For more than a decade, Pahrump chiropractor Mike Taylor has given his time to be Pahrump Valley High School’s unofficial athletic trainer.
“My kids went to high school when I moved here in 2006, and they didn’t have a trainer,” Taylor recalled. “I just filled in and covered football, and football is where I spent most of my time. It just grew over the years. I became the team doctor by default.”
But the demands of his “real” job made the situation more untenable every year, and this summer, Jessie Peterson, a May graduate of Southern Utah University, became the first full-time athletic trainer the school has had in years.
“I knew I wanted to be in athletics, but I really didn’t know how because I also wanted to do medical stuff,” Peterson said. “I had a friend who went into it and she was telling me about it, and I thought, ‘Well, I’ll give that a try,’ and I love it.”
Getting to this point wasn’t easy. Taylor gives a lot of the credit to Pahrump Valley Athletic Administrator Jason Odegard and Nye County School District Superintendent Dale Norton, while Odegard gives much of the credit to Taylor and Norton.
“Doc Taylor has been instrumental in not only helping fill a need where he can but also trying to push that we get a certified athletic trainer in,” said Odegard, who said the talk heated up after Clark County started putting trainers in all of its high schools. “He did some visiting with Mr. Norton about it as well, and we’re very appreciative that Mr. Norton saw that this was a really important piece for our kids to have somebody on staff to watch out for their safety and their health.”
Taylor acknowledged his role in the process but also praised Odegard.
“There was a lot of work between him and I, trying to get this done, trying to find the money,” Taylor said. “There are people who think administrators don’t do good things, but this took a lot of work.”
It was Taylor who placed the notice announcing the job opening, and Peterson said she sent him her resume within 10 minutes of seeing it. “He called me that day,” she said. “I’m grateful to him because it’s a good job.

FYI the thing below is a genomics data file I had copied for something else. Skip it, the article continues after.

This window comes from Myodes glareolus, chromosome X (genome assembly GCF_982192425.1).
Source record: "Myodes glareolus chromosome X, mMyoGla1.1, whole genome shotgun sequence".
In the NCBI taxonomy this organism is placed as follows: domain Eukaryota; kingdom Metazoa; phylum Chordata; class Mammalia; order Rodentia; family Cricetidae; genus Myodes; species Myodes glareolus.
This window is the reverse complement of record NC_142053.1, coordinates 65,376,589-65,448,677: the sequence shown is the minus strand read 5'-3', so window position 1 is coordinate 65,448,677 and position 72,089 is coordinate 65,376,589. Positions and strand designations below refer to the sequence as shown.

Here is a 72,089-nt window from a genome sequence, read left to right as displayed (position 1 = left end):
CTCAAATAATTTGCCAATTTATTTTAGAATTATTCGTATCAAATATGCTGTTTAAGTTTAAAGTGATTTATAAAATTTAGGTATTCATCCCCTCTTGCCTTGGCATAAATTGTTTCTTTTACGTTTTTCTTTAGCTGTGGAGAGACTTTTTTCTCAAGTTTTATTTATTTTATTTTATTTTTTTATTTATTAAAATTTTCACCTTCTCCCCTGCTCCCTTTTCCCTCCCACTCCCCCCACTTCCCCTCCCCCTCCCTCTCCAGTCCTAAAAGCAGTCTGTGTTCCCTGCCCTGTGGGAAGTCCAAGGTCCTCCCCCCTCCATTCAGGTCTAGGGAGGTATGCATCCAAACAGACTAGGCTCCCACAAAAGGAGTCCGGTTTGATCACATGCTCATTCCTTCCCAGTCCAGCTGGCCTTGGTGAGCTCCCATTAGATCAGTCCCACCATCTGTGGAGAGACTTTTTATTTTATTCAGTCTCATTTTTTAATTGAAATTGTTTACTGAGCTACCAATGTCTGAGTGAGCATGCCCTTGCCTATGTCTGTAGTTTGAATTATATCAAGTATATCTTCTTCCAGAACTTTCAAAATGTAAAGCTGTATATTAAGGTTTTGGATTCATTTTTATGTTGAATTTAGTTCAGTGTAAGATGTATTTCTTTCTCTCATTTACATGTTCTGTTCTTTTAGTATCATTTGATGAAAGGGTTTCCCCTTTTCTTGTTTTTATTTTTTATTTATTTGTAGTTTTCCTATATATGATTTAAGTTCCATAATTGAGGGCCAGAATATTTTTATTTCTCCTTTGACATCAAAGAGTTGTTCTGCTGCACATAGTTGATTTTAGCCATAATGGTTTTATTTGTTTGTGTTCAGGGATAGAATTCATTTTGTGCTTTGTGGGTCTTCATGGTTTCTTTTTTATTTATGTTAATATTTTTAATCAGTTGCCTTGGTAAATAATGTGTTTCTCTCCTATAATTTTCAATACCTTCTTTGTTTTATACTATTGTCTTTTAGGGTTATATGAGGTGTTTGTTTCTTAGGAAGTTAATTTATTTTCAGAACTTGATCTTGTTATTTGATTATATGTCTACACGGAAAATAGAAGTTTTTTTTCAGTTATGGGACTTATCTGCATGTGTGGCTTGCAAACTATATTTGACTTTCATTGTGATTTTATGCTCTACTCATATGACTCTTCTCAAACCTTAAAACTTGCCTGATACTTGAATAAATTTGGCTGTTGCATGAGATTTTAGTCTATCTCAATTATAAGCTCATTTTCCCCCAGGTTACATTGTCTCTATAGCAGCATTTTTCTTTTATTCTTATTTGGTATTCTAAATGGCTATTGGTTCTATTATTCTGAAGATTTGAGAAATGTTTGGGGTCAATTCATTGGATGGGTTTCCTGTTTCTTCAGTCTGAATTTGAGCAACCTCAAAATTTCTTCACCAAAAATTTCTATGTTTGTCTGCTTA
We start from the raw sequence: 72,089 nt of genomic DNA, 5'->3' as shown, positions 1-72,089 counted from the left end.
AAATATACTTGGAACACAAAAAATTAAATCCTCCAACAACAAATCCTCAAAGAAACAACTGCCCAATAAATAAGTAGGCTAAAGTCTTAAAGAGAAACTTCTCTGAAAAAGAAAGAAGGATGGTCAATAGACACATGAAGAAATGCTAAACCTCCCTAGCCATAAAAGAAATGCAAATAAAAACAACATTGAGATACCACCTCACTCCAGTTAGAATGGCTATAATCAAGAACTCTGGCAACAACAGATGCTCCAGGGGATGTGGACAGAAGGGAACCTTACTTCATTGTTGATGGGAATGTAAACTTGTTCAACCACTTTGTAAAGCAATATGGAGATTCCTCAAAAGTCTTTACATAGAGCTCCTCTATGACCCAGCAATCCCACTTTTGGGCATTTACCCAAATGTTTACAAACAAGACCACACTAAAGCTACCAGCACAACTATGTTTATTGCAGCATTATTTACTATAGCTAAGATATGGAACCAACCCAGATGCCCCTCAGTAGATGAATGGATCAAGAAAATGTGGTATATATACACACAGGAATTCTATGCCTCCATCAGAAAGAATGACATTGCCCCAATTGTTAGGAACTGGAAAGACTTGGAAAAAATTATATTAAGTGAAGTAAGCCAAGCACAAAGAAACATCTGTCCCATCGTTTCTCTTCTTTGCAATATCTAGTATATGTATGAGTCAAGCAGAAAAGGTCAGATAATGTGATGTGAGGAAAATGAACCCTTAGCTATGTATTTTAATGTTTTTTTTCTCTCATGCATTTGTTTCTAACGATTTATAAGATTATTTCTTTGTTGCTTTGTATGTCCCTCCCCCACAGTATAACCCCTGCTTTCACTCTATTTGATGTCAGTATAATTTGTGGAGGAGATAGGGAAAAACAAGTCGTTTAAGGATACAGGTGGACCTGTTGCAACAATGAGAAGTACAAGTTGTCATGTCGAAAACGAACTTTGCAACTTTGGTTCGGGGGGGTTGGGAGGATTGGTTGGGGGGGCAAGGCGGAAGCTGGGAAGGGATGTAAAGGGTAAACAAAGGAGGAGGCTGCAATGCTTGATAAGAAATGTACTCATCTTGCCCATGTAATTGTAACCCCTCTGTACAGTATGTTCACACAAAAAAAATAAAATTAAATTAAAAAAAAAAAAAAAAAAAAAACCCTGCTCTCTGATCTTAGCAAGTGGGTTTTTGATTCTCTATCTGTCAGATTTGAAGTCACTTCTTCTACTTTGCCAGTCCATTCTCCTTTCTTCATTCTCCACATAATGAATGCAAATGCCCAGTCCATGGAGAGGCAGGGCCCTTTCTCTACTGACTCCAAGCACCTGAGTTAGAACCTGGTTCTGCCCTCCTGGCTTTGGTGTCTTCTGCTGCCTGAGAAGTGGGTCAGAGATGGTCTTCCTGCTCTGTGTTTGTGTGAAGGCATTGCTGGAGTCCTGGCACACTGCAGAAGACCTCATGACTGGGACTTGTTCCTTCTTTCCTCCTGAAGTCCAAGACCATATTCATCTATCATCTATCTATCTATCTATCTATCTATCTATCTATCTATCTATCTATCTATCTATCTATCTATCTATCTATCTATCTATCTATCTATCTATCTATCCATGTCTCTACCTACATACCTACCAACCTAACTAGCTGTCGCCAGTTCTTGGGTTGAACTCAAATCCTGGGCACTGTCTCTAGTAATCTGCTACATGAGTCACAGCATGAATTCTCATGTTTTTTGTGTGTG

“The hardest part is they’ve never had a trainer. So I’m trying to start a program while I’m trying to start in the field. It’s a challenge, but I like challenges.”
Peterson began working with Taylor at Pahrump Physical Medicine in mid-June and began her job at the school Aug. 1.
“She has a lot of energy,” Taylor said. “She’s very good, very capable. I think she’ll be good for the school. When a young person is successful, it shows kids options as to what they can do.”
In Peterson’s case, that especially applies to female athletes.
“There are way fewer female athletic trainers, which is one of the reasons I want to do the best job that I can and set a good example,” she said. “It’s still a male-dominated field, and some people don’t totally trust our judgment, which is a little bit frustrating because we went through all the same education.
“That’s something I want to do, push more girls into fields like this because they can be just as good at it.”
“She provides a service, but also, girls can look at her and see they can be an athletic trainer,” Taylor said. “They can go to med school, they can go to PT school. They can see options.”
At Tuesday’s practice, Peterson could be heard calling out to players with minor injuries about their level of exertion, and several players came over to check with her before doing specific drills or just to ask a quick question. After practice come routine treatments, but Peterson feels well-prepared for the more serious part of her job.
“I’m there at the immediate point of their injury,” she explained. “From then on, I’m basically their rehab person. I do all of their return-to-play, all of their rehabilitation, all their treatments in the training room. It’s every aspect of the injury process.”
Doing that successfully can provide a great deal of job satisfaction.
“It’s fulfilling to help people who have been injured and help them get back to play when they thought their season was over,” Peterson said. “That feels good.”
That’s not to suggest the more mundane tasks can’t also bring satisfaction.
“The more the athletes trust me to become their trainer, the more they will come see me in general if there is something bothering them,” she said.
Peterson said she will be going to all football games, home and away, except for the opener against Lowry in Winnemucca. For other sports, she will be at home games unless they conflict with a road football game. Football, being what she called a “high-contact, high-injury sport,” takes priority.
Taylor and Odegard are each delighted with getting a full-time trainer and sound equally delighted with the person filling the job.
“I just got involved with it because there was a need and I wanted to be there,” Taylor said. “I had a passion for it, but I’m not going to lie: I’m happy to pass it on to Jessie.”
“She’s doing an awesome job,” Odegard said. “We’re happy to have her. She’s hit the ground running, as they say, just stepped right up and done everything we could have possibly asked for and even more than we thought we were going to get.”
Contact Sports Editor Tom Rysinski at firstname.lastname@example.org On Twitter:@pvtimes